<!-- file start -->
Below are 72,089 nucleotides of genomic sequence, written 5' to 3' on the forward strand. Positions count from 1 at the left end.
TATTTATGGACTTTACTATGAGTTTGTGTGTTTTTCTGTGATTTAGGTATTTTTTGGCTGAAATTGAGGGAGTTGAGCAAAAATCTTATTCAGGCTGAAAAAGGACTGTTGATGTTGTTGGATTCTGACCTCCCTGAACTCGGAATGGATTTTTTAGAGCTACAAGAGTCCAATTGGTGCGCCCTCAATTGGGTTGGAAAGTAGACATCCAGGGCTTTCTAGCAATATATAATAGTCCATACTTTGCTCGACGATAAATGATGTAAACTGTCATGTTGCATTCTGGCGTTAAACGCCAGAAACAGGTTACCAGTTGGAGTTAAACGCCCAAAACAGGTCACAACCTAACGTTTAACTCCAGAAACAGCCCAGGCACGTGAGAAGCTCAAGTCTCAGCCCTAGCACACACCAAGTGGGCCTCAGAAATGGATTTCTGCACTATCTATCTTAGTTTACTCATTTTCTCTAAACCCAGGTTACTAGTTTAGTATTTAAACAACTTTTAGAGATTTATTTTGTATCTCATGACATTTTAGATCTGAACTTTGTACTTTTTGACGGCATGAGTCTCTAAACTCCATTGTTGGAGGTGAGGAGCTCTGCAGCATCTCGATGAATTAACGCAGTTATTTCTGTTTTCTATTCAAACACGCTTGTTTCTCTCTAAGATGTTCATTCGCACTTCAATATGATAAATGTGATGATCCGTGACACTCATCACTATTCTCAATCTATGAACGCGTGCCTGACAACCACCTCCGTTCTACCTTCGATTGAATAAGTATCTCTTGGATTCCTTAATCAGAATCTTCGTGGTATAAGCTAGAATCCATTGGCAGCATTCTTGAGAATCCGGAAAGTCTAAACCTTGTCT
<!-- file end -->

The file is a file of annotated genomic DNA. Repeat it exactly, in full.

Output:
Below are 72,089 nucleotides of genomic sequence, written 5' to 3' on the forward strand. Positions count from 1 at the left end.
TATTTATGGACTTTACTATGAGTTTGTGTGTTTTTCTGTGATTTAGGTATTTTTTGGCTGAAATTGAGGGAGTTGAGCAAAAATCTTATTCAGGCTGAAAAAGGACTGTTGATGTTGTTGGATTCTGACCTCCCTGAACTCGGAATGGATTTTTTAGAGCTACAAGAGTCCAATTGGTGCGCCCTCAATTGGGTTGGAAAGTAGACATCCAGGGCTTTCTAGCAATATATAATAGTCCATACTTTGCTCGACGATAAATGATGTAAACTGTCATGTTGCATTCTGGCGTTAAACGCCAGAAACAGGTTACCAGTTGGAGTTAAACGCCCAAAACAGGTCACAACCTAACGTTTAACTCCAGAAACAGCCCAGGCACGTGAGAAGCTCAAGTCTCAGCCCTAGCACACACCAAGTGGGCCTCAGAAATGGATTTCTGCACTATCTATCTTAGTTTACTCATTTTCTCTAAACCCAGGTTACTAGTTTAGTATTTAAACAACTTTTAGAGATTTATTTTGTATCTCATGACATTTTAGATCTGAACTTTGTACTTTTTGACGGCATGAGTCTCTAAACTCCATTGTTGGAGGTGAGGAGCTCTGCAGCATCTCGATGAATTAACGCAGTTATTTCTGTTTTCTATTCAAACACGCTTGTTTCTCTCTAAGATGTTCATTCGCACTTCAATATGATAAATGTGATGATCCGTGACACTCATCACTATTCTCAATCTATGAACGCGTGCCTGACAACCACCTCCGTTCTACCTTCGATTGAATAAGTATCTCTTGGATTCCTTAATCAGAATCTTCGTGGTATAAGCTAGAATCCATTGGCAGCATTCTTGAGAATCCGGAAAGTCTAAACCTTGTCT